Predicted low voter-turnout in the upcoming June 3 election does not hold Pamala Matsumoto back. The legal veteran and La Cañada mom is a candidate for the Los Angeles Supreme Court bench, seat 22, with more than 25 years of experience working in Los Angeles courtrooms.
"They're expecting maybe 200,000 to 300,000 to show up to the polls. Out of 9 million that's not many people," Matsumoto said.
On Sundays, she campaigns at the Rose Bowl Flea Market and on weeknights attends debates for candidates in other elections. Matsumoto is aiming to meet some of the 9 million voters who could bring her to the bench after unprecedented state budget cuts in July 2012 shut down the juvenile courtrooms and courthouses where she worked as a referee, leaving her without a job.
"It was heart-breaking. I actually sat at 12 different courthouses and I had no plans to ever do anything else and then I got laid off," said Matsumoto, explaining that judicial employees had never lost their positions before.
She found a new role as an administrative law judge, handling disability appeals in California this past year. Matsumoto decided to file papers to get back on the bench and begin her campaign, running against one other candidate, Los Angeles County Deputy District Atty. Amy Carter.
"Who knew there were so many hands to shake?" said Matsumoto, who was born in San Francisco. She is a graduate of University of California, Berkeley and Boston College School of Law. After law school, she landed her first position as a public defender in downtown Los Angeles. That's when she met her husband, Phillip.
"He's an Angeleno, a local boy, so we just stayed [in the Los Angeles area]," she said.
Matsumoto recently received a "well qualified" rating by L.A. County Bar Assn. and was endorsed by Los Angeles County Democratic Party, presiding judges David Wesley, Judge Michael Nash and Holly Fujie. The Los Angeles Times, a parent company to Times Community News, which includes publications the La Cañada Valley Sun, Burbank Leader and Glendale News-Press, also endorsed Matsumoto this month.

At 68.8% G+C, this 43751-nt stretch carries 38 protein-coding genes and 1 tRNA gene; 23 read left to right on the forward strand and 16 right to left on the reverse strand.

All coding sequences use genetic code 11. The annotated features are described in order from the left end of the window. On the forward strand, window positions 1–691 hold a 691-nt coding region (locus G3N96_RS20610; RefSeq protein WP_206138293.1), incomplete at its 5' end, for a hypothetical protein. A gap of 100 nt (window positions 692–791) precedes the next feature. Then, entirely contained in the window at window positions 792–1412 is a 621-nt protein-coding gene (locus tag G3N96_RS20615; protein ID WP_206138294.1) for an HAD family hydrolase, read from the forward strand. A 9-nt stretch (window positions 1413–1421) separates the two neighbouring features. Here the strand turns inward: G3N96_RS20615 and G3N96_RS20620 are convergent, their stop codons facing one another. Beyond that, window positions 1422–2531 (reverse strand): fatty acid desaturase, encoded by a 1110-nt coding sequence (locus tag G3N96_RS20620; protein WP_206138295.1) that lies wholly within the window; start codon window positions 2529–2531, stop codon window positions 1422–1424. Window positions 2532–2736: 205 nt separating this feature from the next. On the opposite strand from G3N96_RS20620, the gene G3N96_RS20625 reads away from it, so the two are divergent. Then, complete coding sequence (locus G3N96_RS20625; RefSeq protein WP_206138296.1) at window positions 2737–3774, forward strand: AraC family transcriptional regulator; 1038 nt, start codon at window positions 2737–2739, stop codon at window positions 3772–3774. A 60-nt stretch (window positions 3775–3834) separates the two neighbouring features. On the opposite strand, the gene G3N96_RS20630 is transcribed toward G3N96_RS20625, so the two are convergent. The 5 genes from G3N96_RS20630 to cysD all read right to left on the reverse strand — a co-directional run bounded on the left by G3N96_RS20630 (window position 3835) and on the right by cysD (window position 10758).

"What makes me different from my opponent is obviously my work experience. I've done defense, prosecution, and I've been the bench officer. So I've sat on both sides of the aisle as well as on the bench. There really isn't anyone else on the ballot who has that kind of experience," she said.
Los Angeles County Superior Court judge, and fellow Crescenta Valley resident Henry Hall, believes Matsumoto's years working with children in the juvenile court system make her a qualified candidate.
"She seemed to be able to get to the crust of what was going on with each individual kid," Hall said. "It wasn't like an assembly line, it was one-on-one, individualized orders for each individual kid. There are some kids you need to hammer. She's very sensitive and tough when she needed to be tough. The juvenile court referees are criticized for almost being too understanding, but that was never her issue."
Matsumoto has "terrific judicial manner," Hall said.
"She's very bright. She's very dedicated and she works very hard. She has a very broad range of experience and I think she would be a wonderful judge," Hall said.
"I worked in juvenile justice for so long. You can really get a connection with the kids. I know it sounds strange, but the kids would talk to me before they would talk to their parents. The kids will look at you and they will tell you stuff that they would never say to their parents," said Matsumoto.
Teaching a child to be accountable can make a change in a child's life, she explained.
"If they buy into that, you can really see a change in a person. But if you just punish them it just makes them resistant. Justice needs to be collaborative, not just punitive," Matsumoto said, adding that when she isn't working in the legal world, she loves to work with children as a volunteer guide at the Space Shuttle Endeavour at the California Science Center.
"I get to talk about rockets, NASA and JPL, and especially coming from La Cañada, the Mars Rover," said Matsumoto, who adores her volunteer work, sharing secrets and stories behind the making of the shuttle.
"It's so much fun to talk about science at a level that everyone can understand and identify with. That's what I really enjoy."
Follow Nicole Charky on Twitter: @Nicosharki.